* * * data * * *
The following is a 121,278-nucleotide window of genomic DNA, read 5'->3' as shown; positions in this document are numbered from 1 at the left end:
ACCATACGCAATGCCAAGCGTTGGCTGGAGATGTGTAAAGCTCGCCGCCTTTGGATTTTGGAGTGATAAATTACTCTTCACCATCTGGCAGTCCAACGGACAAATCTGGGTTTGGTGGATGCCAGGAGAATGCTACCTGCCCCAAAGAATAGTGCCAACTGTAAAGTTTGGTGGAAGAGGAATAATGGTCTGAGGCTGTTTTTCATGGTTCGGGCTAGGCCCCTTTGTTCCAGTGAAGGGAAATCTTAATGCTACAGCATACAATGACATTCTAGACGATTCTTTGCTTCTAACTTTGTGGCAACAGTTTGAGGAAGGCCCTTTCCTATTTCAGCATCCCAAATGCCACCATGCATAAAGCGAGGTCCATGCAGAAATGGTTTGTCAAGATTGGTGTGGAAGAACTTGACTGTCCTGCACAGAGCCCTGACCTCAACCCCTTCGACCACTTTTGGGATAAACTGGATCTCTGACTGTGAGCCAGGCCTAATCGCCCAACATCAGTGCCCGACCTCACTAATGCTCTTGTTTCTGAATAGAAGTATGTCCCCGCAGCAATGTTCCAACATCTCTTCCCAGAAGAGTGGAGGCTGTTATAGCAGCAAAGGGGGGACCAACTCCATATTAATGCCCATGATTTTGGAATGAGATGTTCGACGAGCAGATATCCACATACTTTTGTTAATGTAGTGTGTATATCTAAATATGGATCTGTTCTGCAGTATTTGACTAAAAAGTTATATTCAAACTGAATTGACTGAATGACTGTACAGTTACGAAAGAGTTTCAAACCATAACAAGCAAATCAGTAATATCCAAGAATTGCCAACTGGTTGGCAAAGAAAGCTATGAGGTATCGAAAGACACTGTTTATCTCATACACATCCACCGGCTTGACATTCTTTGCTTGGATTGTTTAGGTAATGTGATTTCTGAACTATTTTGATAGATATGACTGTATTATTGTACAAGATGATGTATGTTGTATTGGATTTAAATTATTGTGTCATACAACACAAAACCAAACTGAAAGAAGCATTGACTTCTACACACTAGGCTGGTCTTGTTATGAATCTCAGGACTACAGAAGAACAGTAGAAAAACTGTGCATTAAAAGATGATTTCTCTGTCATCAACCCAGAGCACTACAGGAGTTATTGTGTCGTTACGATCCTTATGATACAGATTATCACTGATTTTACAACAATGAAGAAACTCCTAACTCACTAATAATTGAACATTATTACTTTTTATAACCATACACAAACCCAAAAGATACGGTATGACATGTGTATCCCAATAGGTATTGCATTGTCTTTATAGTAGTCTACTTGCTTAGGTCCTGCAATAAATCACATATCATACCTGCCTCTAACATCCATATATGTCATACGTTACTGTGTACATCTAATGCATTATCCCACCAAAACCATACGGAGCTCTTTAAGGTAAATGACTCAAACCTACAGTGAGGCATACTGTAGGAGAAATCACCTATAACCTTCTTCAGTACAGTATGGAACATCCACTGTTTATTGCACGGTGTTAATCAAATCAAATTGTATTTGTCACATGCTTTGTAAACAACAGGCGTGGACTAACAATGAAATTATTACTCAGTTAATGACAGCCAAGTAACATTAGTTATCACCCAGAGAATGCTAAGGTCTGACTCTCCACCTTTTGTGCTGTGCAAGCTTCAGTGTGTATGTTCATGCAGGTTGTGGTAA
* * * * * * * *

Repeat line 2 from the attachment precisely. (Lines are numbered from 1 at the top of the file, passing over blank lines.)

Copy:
ACCATACGCAATGCCAAGCGTTGGCTGGAGATGTGTAAAGCTCGCCGCCTTTGGATTTTGGAGTGATAAATTACTCTTCACCATCTGGCAGTCCAACGGACAAATCTGGGTTTGGTGGATGCCAGGAGAATGCTACCTGCCCCAAAGAATAGTGCCAACTGTAAAGTTTGGTGGAAGAGGAATAATGGTCTGAGGCTGTTTTTCATGGTTCGGGCTAGGCCCCTTTGTTCCAGTGAAGGGAAATCTTAATGCTACAGCATACAATGACATTCTAGACGATTCTTTGCTTCTAACTTTGTGGCAACAGTTTGAGGAAGGCCCTTTCCTATTTCAGCATCCCAAATGCCACCATGCATAAAGCGAGGTCCATGCAGAAATGGTTTGTCAAGATTGGTGTGGAAGAACTTGACTGTCCTGCACAGAGCCCTGACCTCAACCCCTTCGACCACTTTTGGGATAAACTGGATCTCTGACTGTGAGCCAGGCCTAATCGCCCAACATCAGTGCCCGACCTCACTAATGCTCTTGTTTCTGAATAGAAGTATGTCCCCGCAGCAATGTTCCAACATCTCTTCCCAGAAGAGTGGAGGCTGTTATAGCAGCAAAGGGGGGACCAACTCCATATTAATGCCCATGATTTTGGAATGAGATGTTCGACGAGCAGATATCCACATACTTTTGTTAATGTAGTGTGTATATCTAAATATGGATCTGTTCTGCAGTATTTGACTAAAAAGTTATATTCAAACTGAATTGACTGAATGACTGTACAGTTACGAAAGAGTTTCAAACCATAACAAGCAAATCAGTAATATCCAAGAATTGCCAACTGGTTGGCAAAGAAAGCTATGAGGTATCGAAAGACACTGTTTATCTCATACACATCCACCGGCTTGACATTCTTTGCTTGGATTGTTTAGGTAATGTGATTTCTGAACTATTTTGATAGATATGACTGTATTATTGTACAAGATGATGTATGTTGTATTGGATTTAAATTATTGTGTCATACAACACAAAACCAAACTGAAAGAAGCATTGACTTCTACACACTAGGCTGGTCTTGTTATGAATCTCAGGACTACAGAAGAACAGTAGAAAAACTGTGCATTAAAAGATGATTTCTCTGTCATCAACCCAGAGCACTACAGGAGTTATTGTGTCGTTACGATCCTTATGATACAGATTATCACTGATTTTACAACAATGAAGAAACTCCTAACTCACTAATAATTGAACATTATTACTTTTTATAACCATACACAAACCCAAAAGATACGGTATGACATGTGTATCCCAATAGGTATTGCATTGTCTTTATAGTAGTCTACTTGCTTAGGTCCTGCAATAAATCACATATCATACCTGCCTCTAACATCCATATATGTCATACGTTACTGTGTACATCTAATGCATTATCCCACCAAAACCATACGGAGCTCTTTAAGGTAAATGACTCAAACCTACAGTGAGGCATACTGTAGGAGAAATCACCTATAACCTTCTTCAGTACAGTATGGAACATCCACTGTTTATTGCACGGTGTTAATCAAATCAAATTGTATTTGTCACATGCTTTGTAAACAACAGGCGTGGACTAACAATGAAATTATTACTCAGTTAATGACAGCCAAGTAACATTAGTTATCACCCAGAGAATGCTAAGGTCTGACTCTCCACCTTTTGTGCTGTGCAAGCTTCAGTGTGTATGTTCATGCAGGTTGTGGTAA